The new year did not begin with a bang for agricultural machinery, with the Tractor and Machinery Association (TMA) reporting January sales indicate the slow-down has become a full blown decline.
TMA, executive officer, Gary Northover said there was another tough year ahead for tractor sales.
“What began as a slow down in the market midway through 2018 has now turned into a widespread state of decline for agricultural machinery sales in Australia,” he said.
“The industry struggled to the 12,000 tractor level last year but early indications are for 2019 to be well down on this amount.”
Mr Northover said continuing drought and hot conditions over January saw tractor sales back 12 per cent on the same period last year.
When broken down by category, the above 150 kilowatt (200 horsepower) segment was the hardest hit, with the TMA reporting a sales drop of 22pc.
Sales in the other categories, under 30 kilowatt (40 horsepower), 30-75kW (40-100hp) and 75-150kW (100-200hp) were back 10pc for the month.
Mr Northover said overall the story across the nation was pretty grim, though some districts had bucked the trend.
“Sales in Victoria were in line with last year due mainly to the favourable conditions in the Western District which has experienced a bumper season, this has offset the difficulties being felt in the Wimmera and Gippsland districts,” he said.
“NSW continues to be hard hit being 21pc behind last year, Queensland began the year 10pc down and Western Australia, the star of the show in 2018 had an off month, down 6.5pc.
“Elsewhere, South Australia was down 18pc, Tasmania behind a whopping 40pc behind whilst the NT posted sales ahead of last year.”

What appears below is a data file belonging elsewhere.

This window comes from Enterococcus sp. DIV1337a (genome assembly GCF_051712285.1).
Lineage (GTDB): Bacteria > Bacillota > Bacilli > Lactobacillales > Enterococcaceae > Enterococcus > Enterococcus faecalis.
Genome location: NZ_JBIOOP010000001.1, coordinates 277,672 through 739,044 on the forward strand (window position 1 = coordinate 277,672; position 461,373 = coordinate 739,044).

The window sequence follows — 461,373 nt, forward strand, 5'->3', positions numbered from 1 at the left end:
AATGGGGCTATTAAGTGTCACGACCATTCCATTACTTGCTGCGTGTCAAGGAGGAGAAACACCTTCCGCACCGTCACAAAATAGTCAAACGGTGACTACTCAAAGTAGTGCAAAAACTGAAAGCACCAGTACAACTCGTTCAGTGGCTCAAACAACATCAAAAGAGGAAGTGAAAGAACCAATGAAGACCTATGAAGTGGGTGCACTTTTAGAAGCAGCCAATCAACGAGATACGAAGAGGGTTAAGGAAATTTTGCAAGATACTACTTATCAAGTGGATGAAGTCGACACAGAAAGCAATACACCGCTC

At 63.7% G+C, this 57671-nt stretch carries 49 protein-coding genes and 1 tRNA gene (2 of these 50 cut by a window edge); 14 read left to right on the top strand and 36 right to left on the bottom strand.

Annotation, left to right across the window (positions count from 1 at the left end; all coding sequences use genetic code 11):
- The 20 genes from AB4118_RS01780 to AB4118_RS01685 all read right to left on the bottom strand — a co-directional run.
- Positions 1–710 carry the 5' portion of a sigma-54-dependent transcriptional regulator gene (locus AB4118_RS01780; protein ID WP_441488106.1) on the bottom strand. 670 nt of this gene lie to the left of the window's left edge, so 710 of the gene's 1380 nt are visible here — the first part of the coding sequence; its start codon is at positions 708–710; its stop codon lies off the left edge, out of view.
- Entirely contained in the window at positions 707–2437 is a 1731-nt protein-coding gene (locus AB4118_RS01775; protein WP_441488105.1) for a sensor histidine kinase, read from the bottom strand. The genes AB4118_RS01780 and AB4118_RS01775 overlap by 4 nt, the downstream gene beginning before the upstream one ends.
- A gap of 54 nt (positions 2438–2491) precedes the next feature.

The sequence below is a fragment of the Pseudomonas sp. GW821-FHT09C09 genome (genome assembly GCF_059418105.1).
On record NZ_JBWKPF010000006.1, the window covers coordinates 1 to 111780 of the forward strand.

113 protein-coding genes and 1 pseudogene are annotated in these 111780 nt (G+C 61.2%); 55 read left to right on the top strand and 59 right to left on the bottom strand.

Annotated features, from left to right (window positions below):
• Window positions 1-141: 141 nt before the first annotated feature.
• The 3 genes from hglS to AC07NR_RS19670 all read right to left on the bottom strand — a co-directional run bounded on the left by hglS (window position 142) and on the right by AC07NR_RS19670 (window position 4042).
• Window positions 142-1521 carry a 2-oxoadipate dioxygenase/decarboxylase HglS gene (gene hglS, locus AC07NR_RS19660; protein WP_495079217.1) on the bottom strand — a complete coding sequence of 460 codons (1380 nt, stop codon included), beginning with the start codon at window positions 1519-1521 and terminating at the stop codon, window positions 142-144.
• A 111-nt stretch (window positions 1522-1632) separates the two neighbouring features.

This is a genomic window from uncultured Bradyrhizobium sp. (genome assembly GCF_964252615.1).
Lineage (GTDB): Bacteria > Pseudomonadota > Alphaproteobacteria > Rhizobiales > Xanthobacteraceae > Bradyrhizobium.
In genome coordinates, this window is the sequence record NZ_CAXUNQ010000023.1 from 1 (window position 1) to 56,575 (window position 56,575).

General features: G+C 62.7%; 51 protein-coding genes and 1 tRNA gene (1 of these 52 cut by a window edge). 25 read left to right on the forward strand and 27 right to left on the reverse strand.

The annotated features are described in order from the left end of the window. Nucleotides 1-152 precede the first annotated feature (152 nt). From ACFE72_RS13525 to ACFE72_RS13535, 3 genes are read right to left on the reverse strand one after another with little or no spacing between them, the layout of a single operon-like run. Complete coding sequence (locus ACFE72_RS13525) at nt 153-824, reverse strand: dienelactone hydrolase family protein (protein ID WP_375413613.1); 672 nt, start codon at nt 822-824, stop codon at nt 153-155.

Mr Northover said harvester sales remain a problem for dealers.
“Well down in 2018, early signs are for another year of declining sales,” he said.
“This ought to lead to reasonable parts and service sales maintaining older machines and a backlog of sales opportunities when conditions do improve, but this is cold comfort for now.”
Mr Northover said one positive was the hay machinery market.
“Baler sales had a great start in January with double the number sold last January,” he said.
Beyond the drought
Mr Northover said beyond drought conditions there were a number of other factors likely to impact on machinery sales in 2019.
“Notwithstanding the climatic conditions being experienced across the country, there are considerable headwinds expected which will have an impact on the profitability and, indeed the viability of some dealers,” he said.
“2019 is a federal election year and, if history is any guide, this tends to cause buyers to hesitate when it comes to making purchasing decisions.
“We are beginning to see price increases being applied to imported machines both as part of the normal pricing cycle but also due to the increasing cost of inputs such as steel resulting from the imposition of tariffs in the US.”